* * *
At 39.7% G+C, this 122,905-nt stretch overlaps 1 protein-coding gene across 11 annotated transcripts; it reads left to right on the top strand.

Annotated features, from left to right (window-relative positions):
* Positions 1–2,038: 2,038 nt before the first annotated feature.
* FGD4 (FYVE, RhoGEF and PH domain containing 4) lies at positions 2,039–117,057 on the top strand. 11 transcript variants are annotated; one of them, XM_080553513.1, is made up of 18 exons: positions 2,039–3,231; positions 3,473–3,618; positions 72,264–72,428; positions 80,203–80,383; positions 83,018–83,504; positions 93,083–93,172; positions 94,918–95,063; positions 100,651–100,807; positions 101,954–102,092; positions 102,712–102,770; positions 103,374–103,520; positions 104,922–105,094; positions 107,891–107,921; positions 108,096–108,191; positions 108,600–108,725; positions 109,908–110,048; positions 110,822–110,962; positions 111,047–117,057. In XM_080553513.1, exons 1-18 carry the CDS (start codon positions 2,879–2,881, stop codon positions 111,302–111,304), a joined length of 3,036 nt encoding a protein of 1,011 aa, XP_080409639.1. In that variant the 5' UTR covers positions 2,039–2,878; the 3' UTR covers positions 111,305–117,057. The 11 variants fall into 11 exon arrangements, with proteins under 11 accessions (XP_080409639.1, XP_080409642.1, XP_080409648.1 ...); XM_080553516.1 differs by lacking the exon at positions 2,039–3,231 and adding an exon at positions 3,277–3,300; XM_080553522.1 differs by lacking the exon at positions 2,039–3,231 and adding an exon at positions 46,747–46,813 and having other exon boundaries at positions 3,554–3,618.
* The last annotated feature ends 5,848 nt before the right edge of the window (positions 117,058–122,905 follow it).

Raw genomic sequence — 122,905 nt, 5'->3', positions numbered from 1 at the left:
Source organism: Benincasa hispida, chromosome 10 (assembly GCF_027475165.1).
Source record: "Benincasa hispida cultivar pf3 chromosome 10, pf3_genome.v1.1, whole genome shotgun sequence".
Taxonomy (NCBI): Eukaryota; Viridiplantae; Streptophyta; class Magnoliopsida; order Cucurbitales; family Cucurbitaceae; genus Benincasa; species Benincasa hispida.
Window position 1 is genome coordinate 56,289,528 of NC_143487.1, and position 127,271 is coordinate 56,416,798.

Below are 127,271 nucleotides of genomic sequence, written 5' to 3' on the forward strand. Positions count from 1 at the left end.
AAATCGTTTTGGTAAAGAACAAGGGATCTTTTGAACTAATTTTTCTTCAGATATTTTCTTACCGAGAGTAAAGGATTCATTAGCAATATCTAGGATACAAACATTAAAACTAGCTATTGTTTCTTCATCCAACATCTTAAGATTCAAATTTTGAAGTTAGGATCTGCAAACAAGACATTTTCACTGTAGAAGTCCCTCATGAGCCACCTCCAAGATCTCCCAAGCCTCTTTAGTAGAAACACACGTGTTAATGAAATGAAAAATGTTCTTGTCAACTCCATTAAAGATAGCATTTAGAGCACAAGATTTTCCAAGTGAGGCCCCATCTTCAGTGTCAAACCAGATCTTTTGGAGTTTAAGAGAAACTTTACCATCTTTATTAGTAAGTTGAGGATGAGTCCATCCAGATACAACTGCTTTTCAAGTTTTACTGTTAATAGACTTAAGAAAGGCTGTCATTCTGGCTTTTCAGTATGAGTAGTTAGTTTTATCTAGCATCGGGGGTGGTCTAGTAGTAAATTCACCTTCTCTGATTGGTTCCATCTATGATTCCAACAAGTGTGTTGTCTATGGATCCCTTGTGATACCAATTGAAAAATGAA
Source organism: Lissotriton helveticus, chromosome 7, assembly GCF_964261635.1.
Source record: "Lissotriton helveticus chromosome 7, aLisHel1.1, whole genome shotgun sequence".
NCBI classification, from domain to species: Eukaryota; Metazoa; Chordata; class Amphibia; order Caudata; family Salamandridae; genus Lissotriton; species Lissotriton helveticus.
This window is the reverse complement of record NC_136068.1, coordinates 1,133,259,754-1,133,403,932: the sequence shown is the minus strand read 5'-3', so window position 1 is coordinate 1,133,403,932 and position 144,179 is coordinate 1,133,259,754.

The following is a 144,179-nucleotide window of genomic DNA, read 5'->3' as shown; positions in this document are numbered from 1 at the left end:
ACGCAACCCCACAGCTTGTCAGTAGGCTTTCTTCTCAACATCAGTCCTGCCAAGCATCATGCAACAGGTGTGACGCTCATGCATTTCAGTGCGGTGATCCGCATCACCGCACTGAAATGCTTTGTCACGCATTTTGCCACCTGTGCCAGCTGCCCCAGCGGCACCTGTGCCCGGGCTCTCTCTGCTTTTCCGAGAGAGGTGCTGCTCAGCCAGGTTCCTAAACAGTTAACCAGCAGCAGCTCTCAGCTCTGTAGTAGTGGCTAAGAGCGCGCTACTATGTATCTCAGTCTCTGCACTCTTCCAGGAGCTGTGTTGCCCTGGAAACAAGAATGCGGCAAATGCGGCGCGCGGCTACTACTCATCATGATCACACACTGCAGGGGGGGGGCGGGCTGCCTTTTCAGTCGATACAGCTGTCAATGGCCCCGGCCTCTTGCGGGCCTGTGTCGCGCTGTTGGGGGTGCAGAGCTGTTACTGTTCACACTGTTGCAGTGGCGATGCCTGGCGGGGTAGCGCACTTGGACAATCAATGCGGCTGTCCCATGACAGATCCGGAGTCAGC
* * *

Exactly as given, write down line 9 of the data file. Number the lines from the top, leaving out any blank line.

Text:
Taxonomy (NCBI): Eukaryota; Viridiplantae; Streptophyta; class Magnoliopsida; order Cucurbitales; family Cucurbitaceae; genus Benincasa; species Benincasa hispida.